We must love ourselves enough to care for ourselves, to give our bodies and minds the right fuel, rest and exercise. In that way we can then share that love with others.

Exercises to Learn to Love Self

Visualization

See yourself as the vibrant, healthy person you want to be. Spend a few minutes every day visualizing yourself doing the things you want to do, looking and feeling the way you want to feel, having the energy you desire, the strength to do what you want, succeeding at achieving your goals.

Photo Tricks that help

It can be hard to visualize your body differently than how the mirror reflects it back to us. If you were ever at a weight that you want to return to, you can use that picture to help you visualize your goal. If you have aged significantly since that time you can paste a picture of your current hairstyle on top of the other photo so your subconscious recognizes it is possible for you to achieve this body NOW.

The photo can be of you somewhere on the way towards a healthy weight, too…it doesn’t have to be the perfect body. It will be more believable for you to have a photo of a weight you have already achieved than you never have—so don’t give up on this trick just because you’ve never been all the way at your goal before.

If you don’t have a photo of you at a more healthy weight, then take a photo of you now and use a marker to draw out the excess fat you are going to get rid of. This gives you a visual reference that shows you the end result that is possible for you. When using this trick be sure to keep in mind your bone structure! You don’t have to be exact and you don’t need to be a great artist…but don’t expect to become a size 2 if your bone structure is that of a size 10.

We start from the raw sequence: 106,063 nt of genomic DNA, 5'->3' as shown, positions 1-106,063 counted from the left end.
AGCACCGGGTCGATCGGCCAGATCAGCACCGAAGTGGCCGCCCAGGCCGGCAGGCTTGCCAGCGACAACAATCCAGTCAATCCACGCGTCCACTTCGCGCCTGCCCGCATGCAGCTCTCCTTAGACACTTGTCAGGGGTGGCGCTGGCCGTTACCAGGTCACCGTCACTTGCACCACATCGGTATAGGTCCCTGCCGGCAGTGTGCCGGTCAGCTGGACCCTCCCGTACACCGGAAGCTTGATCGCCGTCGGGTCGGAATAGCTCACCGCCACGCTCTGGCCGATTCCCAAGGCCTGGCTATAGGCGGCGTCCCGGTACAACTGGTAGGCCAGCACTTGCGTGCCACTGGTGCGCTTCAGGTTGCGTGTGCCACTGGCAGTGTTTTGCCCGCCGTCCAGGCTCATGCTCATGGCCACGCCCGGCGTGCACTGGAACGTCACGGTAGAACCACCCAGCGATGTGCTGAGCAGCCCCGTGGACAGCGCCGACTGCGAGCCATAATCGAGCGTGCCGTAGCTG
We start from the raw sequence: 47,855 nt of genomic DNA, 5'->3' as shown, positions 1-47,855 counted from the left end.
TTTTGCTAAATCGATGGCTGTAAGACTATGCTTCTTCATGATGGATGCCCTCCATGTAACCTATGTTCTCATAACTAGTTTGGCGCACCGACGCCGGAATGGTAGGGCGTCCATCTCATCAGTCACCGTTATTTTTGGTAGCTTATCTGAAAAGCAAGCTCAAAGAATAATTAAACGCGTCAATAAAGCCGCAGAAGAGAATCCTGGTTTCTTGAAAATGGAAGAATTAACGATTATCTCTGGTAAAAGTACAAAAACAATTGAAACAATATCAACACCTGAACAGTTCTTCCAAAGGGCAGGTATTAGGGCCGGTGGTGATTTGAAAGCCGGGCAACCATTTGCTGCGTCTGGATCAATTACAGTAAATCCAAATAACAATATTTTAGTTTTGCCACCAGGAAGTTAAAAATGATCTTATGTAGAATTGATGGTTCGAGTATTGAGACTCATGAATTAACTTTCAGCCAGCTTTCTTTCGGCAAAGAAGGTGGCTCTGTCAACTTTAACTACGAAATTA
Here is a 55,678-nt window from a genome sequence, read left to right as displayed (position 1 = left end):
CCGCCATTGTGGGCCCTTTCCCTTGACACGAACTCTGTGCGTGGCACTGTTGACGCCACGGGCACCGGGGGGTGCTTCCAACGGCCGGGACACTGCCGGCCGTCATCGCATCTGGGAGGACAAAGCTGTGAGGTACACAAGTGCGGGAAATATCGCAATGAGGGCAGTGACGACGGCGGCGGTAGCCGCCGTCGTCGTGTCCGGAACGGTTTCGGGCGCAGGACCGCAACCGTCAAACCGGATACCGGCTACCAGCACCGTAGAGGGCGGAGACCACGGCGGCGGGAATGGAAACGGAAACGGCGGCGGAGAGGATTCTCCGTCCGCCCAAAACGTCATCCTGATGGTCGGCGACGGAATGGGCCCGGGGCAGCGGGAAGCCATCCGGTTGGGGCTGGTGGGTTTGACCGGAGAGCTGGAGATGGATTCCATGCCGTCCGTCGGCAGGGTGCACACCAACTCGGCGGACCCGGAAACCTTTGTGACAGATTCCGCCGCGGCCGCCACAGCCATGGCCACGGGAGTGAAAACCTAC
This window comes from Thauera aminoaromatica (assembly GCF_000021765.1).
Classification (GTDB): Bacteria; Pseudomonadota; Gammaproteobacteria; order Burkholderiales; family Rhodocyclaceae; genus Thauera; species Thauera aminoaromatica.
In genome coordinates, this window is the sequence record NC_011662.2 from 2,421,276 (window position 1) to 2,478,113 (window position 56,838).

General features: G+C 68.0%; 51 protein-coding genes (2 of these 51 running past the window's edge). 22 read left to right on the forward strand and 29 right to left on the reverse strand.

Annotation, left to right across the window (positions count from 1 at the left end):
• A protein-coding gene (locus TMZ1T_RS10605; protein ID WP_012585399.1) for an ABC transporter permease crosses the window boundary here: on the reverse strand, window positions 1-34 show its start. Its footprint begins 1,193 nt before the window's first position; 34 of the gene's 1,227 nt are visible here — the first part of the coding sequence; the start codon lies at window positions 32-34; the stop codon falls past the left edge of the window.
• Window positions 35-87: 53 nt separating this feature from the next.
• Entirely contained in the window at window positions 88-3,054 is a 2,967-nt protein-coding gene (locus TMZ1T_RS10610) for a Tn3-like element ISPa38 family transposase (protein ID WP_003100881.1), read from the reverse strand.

Affirmations

Say your affirmations all day long. We must “rewire” our minds to accept these positive messages and replace the old unhealthy ones that so readily come to mind! Affirmations should be worded in a positive way and in the present tense. Forget any “should” or “wills” or any negative statements like “I stop overeating.”

Examples:

I have a healthy, energetic body. I care for my body by eating foods that are healthy for it. My body craves foods that nourish it. I deserve a healthy body and I accept my health now. I feel better when I make healthy food choices and move my body.

What if you don’t believe it (yet)—go ahead and say the affirmations anyway! If you have that little voice (or big one!) repeatedly saying in your ear that the affirmation is a lie, then figure out a way to make an affirmation that your little voice can accept. For example, “I am open to the possibility that I can achieve health,” or “Other people have demonstrated losing weight is possible so I can do it, too,” or “My body changes as I make small changes in my behavior—small steps made over time yield big results.”

Mirror Work

Look in the mirror every day and say something positive about yourself. Look in your eyes when you do this. Mirror Work is a great way to practice your affirmations. I also encourage you to look yourself in the eye and say “I love you ____.” I learned this from Louise Hay and it was really difficult for me at first. I believe this is probably the single most important exercise you can do—so if you can only do one, start with this one.

Tip: I struggled with this one so much that I couldn’t do it at all until I got the idea of looking at a baby picture of myself! What’s not to love about a baby? Find a picture of yourself that you can look at with love (hint: you may have to find one that is before puberty) and look at it and tell that little kid how much you love her…and be sure to include her (your) name. When you can do that, look into your own eyes and find the eyes of that child and tell the little kid inside of you that you love her.

More exercises and details are available in my book Refuse To Diet: Weight Loss Success Starts with Your Mind…Not Your Mouth, available on Amazon.

Recommended Supplemental Resource:

Experience Your Good Now, Louise Hay. This book and CD teaches more about affirmations, why they work and how to create them. The only downside is the CD is all on 1 track and so you can’t replay specific sections repeatedly.
Hay House, Inc. 125x125